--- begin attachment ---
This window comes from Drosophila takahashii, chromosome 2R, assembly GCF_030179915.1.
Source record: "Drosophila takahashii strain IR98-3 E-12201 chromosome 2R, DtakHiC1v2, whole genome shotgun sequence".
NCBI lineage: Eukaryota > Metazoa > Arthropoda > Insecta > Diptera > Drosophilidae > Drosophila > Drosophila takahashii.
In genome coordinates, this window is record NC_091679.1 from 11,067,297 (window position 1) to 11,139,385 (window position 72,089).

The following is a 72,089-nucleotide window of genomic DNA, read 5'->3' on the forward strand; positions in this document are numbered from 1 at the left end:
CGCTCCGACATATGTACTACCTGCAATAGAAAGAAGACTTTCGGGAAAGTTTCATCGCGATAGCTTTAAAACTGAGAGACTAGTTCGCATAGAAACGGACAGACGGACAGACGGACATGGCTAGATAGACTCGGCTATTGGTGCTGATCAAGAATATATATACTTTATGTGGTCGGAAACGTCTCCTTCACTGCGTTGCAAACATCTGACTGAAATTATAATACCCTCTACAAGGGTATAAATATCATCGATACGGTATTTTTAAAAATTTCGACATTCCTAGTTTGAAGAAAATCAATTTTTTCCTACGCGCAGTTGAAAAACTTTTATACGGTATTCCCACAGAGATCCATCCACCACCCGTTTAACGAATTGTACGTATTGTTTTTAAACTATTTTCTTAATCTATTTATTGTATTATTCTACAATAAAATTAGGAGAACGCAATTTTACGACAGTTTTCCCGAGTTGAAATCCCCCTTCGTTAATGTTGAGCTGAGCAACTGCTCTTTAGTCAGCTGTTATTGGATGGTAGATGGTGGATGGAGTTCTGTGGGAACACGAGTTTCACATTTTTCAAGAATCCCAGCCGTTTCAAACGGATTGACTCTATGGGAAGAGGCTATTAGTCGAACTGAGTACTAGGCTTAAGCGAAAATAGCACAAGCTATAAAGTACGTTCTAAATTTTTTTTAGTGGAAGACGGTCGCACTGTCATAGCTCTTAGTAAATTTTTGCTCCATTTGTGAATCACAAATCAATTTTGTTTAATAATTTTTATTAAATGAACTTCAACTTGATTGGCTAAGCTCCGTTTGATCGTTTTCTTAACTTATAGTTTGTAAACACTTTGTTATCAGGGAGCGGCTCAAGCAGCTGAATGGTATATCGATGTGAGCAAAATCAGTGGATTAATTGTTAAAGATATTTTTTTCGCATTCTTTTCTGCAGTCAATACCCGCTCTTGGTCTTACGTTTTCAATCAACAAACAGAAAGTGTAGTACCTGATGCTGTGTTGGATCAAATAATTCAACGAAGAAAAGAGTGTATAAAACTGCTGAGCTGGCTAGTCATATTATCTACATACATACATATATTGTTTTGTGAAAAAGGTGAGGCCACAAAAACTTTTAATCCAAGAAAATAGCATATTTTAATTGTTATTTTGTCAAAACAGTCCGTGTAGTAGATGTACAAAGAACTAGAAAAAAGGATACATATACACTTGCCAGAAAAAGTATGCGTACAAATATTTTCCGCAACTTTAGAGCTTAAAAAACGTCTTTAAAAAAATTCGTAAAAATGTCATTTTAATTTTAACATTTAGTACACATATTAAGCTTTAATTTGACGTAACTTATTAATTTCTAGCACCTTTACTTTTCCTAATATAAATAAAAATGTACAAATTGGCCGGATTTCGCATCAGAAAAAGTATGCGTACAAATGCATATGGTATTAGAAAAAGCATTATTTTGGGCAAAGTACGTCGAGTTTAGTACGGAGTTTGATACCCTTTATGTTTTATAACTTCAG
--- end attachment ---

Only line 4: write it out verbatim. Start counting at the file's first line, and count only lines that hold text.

In genome coordinates, this window is record NC_091679.1 from 11,067,297 (window position 1) to 11,139,385 (window position 72,089).